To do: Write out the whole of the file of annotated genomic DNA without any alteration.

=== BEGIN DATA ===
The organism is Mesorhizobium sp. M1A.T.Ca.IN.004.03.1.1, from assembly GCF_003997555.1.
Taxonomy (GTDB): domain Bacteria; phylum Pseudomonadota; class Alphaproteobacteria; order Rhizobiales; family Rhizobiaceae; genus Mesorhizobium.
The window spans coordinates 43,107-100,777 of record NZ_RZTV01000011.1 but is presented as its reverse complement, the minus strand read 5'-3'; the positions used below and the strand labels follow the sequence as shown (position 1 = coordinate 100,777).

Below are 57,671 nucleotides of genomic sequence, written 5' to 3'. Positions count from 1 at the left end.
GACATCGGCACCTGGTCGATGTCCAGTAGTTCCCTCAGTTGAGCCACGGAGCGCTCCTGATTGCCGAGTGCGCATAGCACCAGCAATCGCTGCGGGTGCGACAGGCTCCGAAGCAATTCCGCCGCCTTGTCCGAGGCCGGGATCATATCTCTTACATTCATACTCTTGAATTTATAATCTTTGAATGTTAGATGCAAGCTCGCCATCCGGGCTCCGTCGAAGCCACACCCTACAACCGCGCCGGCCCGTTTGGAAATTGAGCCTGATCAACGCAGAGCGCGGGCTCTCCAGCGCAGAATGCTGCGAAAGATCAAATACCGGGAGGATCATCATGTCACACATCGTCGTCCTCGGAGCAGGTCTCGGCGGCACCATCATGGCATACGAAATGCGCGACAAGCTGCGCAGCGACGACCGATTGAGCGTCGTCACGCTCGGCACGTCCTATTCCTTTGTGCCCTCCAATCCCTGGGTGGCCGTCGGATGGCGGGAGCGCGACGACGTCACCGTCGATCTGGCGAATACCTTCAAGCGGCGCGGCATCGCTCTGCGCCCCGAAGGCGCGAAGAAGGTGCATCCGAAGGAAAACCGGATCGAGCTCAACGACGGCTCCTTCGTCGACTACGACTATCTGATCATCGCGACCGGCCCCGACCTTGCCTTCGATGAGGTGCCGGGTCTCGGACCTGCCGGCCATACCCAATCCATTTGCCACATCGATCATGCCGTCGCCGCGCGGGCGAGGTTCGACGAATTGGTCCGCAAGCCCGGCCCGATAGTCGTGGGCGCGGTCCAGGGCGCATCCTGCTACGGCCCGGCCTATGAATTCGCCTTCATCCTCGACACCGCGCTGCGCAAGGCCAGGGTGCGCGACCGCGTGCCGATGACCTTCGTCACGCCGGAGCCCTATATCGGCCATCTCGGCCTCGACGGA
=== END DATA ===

The organism is Mesorhizobium sp. M1A.T.Ca.IN.004.03.1.1, from assembly GCF_003997555.1.
Taxonomy (GTDB): domain Bacteria; phylum Pseudomonadota; class Alphaproteobacteria; order Rhizobiales; family Rhizobiaceae; genus Mesorhizobium.
The window spans coordinates 43,107-100,777 of record NZ_RZTV01000011.1 but is presented as its reverse complement, the minus strand read 5'-3'; the positions used below and the strand labels follow the sequence as shown (position 1 = coordinate 100,777).

Below are 57,671 nucleotides of genomic sequence, written 5' to 3'. Positions count from 1 at the left end.
GACATCGGCACCTGGTCGATGTCCAGTAGTTCCCTCAGTTGAGCCACGGAGCGCTCCTGATTGCCGAGTGCGCATAGCACCAGCAATCGCTGCGGGTGCGACAGGCTCCGAAGCAATTCCGCCGCCTTGTCCGAGGCCGGGATCATATCTCTTACATTCATACTCTTGAATTTATAATCTTTGAATGTTAGATGCAAGCTCGCCATCCGGGCTCCGTCGAAGCCACACCCTACAACCGCGCCGGCCCGTTTGGAAATTGAGCCTGATCAACGCAGAGCGCGGGCTCTCCAGCGCAGAATGCTGCGAAAGATCAAATACCGGGAGGATCATCATGTCACACATCGTCGTCCTCGGAGCAGGTCTCGGCGGCACCATCATGGCATACGAAATGCGCGACAAGCTGCGCAGCGACGACCGATTGAGCGTCGTCACGCTCGGCACGTCCTATTCCTTTGTGCCCTCCAATCCCTGGGTGGCCGTCGGATGGCGGGAGCGCGACGACGTCACCGTCGATCTGGCGAATACCTTCAAGCGGCGCGGCATCGCTCTGCGCCCCGAAGGCGCGAAGAAGGTGCATCCGAAGGAAAACCGGATCGAGCTCAACGACGGCTCCTTCGTCGACTACGACTATCTGATCATCGCGACCGGCCCCGACCTTGCCTTCGATGAGGTGCCGGGTCTCGGACCTGCCGGCCATACCCAATCCATTTGCCACATCGATCATGCCGTCGCCGCGCGGGCGAGGTTCGACGAATTGGTCCGCAAGCCCGGCCCGATAGTCGTGGGCGCGGTCCAGGGCGCATCCTGCTACGGCCCGGCCTATGAATTCGCCTTCATCCTCGACACCGCGCTGCGCAAGGCCAGGGTGCGCGACCGCGTGCCGATGACCTTCGTCACGCCGGAGCCCTATATCGGCCATCTCGGCCTCGACGGA